Justin took over looking after Bill’s best interests in September 2018, following the retirement of former AFRM Director, Mark Hoskin.

After Bill called to advise AFRM that he had been again diagnosed with cancer, Justin visited Bill at his home to talk through his situation and to see how he might be able to help.

Bill suffers from a form of B-cell lymphoma that has resulted in him having to file claims on his income protection insurance in response to three separate bouts of cancer over the past decade; from May 2009 to December 2011, from July 2013 to January 2016 and from August 2018 to the present.

Through that period Bill has endured numerous bouts of chemotherapy and has developed a range of varied and complex symptoms that have ‒ in short ‒ made his life hell.

Compounding the disability caused by his symptoms, Bill lost his wife to cancer in 2015 which led to the onset of depression.

Bill is now a frail 67-year-old whose business is failing because he is simply unable to continue to work.

While Bill and Justin were talking, Bill said the insurance companies he had been dealing with seemed to be confused about what “disability” is versus a bout of cancer. Justin promised to fix that issue.

Bill held optimal income protection cover from a major insurer and claimed on it each time he was diagnosed.

Following the chemotherapy treatment for the second bout of cancer, Justin said Bill was “left pretty banged up” by the time he went into remission in Jan 2016.

At the time, his insurer ceased paying out on his income protection insurance on the grounds that Bill had ‘gone into remission’ and could return to work.

This was despite the fact that Bill was still very incapacitated and not in a fit state to resume working.

Not satisfied with the insurer’s ruling, Justin organised for Bill’s GP to draft a letter detailing Bill’s medical conditions and symptoms since January 2016 that were ongoing and persistent, irrespective of the cancer remission.

The doctor’s March 2019, letter recorded that Bill had seen him for treatment some 54 times since February 2016, with an average of two to three visits per month.

Among the raft of debilitating symptoms listed by his doctor were severe insomnia caused by serious chronic pain, lethargy and other impairments of motor function that left him incapable of working more than four hours per week, at best.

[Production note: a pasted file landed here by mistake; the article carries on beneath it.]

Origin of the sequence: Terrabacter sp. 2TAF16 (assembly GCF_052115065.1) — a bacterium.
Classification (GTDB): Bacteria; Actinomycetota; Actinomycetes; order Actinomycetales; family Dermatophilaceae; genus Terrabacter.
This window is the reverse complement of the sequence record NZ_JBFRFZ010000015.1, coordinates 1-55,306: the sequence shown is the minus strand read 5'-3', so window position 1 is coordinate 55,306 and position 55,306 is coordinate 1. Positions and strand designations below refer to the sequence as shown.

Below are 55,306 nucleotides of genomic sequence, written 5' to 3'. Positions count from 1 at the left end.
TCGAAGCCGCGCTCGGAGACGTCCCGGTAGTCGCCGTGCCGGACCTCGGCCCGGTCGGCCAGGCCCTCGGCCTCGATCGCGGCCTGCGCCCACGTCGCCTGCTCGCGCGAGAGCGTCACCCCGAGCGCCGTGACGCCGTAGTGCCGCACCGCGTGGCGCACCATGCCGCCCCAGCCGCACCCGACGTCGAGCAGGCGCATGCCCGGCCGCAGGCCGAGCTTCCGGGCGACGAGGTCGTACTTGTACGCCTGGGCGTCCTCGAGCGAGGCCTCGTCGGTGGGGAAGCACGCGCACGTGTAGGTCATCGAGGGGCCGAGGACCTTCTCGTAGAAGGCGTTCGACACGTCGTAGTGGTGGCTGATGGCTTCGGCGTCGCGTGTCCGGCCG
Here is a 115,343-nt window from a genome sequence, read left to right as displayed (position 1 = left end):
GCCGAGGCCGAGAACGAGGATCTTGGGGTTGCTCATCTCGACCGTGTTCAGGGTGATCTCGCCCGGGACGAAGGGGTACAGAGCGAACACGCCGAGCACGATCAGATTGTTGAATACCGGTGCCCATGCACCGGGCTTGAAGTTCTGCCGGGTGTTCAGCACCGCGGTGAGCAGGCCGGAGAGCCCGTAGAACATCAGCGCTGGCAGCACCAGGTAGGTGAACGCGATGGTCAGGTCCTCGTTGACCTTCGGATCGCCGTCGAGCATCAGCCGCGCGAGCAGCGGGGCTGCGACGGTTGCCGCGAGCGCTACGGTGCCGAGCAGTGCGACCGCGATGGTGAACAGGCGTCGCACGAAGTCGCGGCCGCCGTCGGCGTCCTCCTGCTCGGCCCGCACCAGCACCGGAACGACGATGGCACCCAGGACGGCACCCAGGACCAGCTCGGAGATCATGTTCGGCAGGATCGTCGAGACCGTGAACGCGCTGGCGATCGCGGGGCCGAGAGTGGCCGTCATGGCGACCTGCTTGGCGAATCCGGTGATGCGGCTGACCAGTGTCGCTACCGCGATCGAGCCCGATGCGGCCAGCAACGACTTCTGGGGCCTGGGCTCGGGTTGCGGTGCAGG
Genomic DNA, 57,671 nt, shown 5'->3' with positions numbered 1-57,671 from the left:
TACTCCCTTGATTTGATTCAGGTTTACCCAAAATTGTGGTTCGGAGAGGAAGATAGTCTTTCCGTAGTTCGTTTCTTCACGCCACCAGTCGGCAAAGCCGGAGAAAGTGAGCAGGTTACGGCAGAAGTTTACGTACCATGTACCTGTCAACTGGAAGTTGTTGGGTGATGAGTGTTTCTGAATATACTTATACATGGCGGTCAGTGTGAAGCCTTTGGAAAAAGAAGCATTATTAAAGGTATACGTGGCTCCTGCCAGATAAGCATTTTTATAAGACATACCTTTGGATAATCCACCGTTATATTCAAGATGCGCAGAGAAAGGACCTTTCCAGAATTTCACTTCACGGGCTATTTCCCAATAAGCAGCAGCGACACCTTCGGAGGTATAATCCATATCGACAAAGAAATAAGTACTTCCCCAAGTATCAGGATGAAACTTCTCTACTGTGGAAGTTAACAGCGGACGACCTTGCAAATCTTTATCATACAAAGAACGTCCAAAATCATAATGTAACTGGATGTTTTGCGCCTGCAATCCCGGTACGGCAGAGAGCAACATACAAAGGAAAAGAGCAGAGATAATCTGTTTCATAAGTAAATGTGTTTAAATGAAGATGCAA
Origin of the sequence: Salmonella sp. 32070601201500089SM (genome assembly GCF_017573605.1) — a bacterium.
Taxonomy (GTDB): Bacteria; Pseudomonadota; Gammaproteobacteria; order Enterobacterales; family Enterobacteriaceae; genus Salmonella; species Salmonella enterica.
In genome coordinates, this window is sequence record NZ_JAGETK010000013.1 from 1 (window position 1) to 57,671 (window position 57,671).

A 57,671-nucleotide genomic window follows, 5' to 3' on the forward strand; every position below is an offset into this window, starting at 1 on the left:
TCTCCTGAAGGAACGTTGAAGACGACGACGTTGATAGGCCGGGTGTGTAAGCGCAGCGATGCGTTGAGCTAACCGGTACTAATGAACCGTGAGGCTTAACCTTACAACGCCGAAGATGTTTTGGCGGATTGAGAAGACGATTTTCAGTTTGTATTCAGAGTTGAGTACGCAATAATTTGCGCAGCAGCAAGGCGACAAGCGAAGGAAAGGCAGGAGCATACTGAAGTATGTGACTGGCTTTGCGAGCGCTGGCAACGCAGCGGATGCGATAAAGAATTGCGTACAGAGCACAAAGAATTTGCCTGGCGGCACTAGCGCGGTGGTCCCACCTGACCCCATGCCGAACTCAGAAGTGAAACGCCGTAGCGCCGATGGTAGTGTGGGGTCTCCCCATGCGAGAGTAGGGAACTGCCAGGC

Bill’s GP concludes:

“In my opinion he remained incapable of sustaining any sort of paid employment throughout this period and remains totally disabled with no prospect of recovery.”

Armed with this new medical report, Justin was able to persuade the insurer to agree to a conference call between the insurer’s Chief Medical Officer and Bill’s haematologist in early April.

On the agenda, was a determination of which symptoms were related to Bill’s cancer treatment ‘hangover.’ The haematologist supported the argument that all of Bill’s ongoing issues stemmed from the impact that the cancer treatment had had on his body.

This was critical because his policy terms allow for the continuing payment of a benefit until the age of 70 for disability as a result of a traumatic condition. The call ultimately resulted in a determination that Bill’s ongoing condition is a continuation of the cancer claim that he had been on when his payments had been terminated in 2016, rather than a new claim.

On 17 April 2019, Justin got a call from the insurer confirming they were going to be providing Bill with back pay going all the way back to when they had ceased making payments on his income protection policy back in 2016.

Justin said: “They called to let me know that they’re going to backpay him approximately $8,000 a month (monthly benefit of $7,400 plus premium refund of $600) for the last 31 months. That’s about $248,000.”

“When I told him we’d got him a positive result, Bill had to just sit down and cry.”

When asked how it feels to go into bat for a client and ultimately achieve that kind of a result, Justin’s response was short and sweet:

“It feels amazing mate, there’s nothing like it.”